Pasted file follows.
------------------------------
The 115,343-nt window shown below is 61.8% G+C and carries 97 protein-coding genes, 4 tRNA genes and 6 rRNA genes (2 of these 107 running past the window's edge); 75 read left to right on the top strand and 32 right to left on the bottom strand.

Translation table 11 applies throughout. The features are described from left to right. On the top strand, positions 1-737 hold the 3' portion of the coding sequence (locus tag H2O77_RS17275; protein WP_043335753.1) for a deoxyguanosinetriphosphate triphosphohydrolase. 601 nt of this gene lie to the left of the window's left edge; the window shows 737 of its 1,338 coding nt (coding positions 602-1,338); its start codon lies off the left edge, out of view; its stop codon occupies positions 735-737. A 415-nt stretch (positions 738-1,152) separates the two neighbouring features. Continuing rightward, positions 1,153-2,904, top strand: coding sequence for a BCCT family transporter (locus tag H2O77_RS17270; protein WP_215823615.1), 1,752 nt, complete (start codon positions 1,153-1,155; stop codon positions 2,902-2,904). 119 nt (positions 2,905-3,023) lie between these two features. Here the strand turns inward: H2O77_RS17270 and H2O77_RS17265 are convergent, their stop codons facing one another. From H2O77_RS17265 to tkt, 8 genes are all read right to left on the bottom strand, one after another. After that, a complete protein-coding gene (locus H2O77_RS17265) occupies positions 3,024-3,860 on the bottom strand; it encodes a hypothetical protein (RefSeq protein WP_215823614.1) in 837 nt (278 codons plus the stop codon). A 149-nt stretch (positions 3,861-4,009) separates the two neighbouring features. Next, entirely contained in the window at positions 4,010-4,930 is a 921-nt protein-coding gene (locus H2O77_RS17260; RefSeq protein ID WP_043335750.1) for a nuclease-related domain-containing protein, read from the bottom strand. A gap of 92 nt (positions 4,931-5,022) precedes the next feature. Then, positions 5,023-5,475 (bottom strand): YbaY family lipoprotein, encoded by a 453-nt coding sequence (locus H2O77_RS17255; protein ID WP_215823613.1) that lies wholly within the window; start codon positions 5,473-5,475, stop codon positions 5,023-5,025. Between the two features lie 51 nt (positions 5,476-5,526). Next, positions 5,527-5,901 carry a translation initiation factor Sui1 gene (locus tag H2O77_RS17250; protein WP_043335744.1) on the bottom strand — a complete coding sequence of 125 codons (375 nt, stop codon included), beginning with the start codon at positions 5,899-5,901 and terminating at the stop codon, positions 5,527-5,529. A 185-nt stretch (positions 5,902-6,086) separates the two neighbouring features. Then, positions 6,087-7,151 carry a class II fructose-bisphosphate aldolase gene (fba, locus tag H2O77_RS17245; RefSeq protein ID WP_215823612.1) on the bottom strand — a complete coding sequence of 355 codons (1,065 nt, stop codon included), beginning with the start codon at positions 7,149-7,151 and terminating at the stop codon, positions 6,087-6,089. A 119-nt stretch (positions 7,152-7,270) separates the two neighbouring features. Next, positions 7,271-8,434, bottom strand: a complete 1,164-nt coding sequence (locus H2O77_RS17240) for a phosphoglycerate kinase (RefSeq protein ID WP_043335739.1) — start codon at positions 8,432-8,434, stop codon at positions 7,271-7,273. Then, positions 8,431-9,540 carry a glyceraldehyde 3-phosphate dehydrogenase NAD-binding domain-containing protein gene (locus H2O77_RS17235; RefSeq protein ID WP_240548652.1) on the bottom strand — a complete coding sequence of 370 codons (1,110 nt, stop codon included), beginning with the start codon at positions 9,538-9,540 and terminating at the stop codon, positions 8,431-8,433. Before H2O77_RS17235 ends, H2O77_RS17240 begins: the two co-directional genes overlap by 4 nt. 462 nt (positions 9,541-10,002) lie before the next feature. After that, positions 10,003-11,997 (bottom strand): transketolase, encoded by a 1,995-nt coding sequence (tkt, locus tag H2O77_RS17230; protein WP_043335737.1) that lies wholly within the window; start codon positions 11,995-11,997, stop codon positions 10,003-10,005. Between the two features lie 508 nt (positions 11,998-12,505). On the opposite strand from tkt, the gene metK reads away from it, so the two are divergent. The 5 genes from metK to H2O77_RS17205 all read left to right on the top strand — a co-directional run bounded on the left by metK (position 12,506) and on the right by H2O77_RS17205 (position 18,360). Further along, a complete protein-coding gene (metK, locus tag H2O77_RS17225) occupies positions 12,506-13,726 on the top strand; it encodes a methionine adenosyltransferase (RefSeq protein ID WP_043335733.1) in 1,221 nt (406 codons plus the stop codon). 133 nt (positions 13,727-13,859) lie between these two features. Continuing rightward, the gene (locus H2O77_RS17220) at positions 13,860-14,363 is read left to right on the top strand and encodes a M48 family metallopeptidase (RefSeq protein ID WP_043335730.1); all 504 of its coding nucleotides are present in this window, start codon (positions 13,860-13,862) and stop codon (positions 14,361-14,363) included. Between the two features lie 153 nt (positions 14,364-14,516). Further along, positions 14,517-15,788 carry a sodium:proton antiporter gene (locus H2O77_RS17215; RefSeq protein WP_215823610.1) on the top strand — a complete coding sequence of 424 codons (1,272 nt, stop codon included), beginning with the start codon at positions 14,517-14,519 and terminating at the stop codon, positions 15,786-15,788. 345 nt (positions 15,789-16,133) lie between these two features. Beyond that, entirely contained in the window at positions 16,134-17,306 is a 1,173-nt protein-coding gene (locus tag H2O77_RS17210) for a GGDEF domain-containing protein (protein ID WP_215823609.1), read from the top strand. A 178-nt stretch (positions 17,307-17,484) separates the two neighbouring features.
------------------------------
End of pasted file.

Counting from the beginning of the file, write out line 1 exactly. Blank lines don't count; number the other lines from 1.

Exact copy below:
The 115,343-nt window shown below is 61.8% G+C and carries 97 protein-coding genes, 4 tRNA genes and 6 rRNA genes (2 of these 107 running past the window's edge); 75 read left to right on the top strand and 32 right to left on the bottom strand.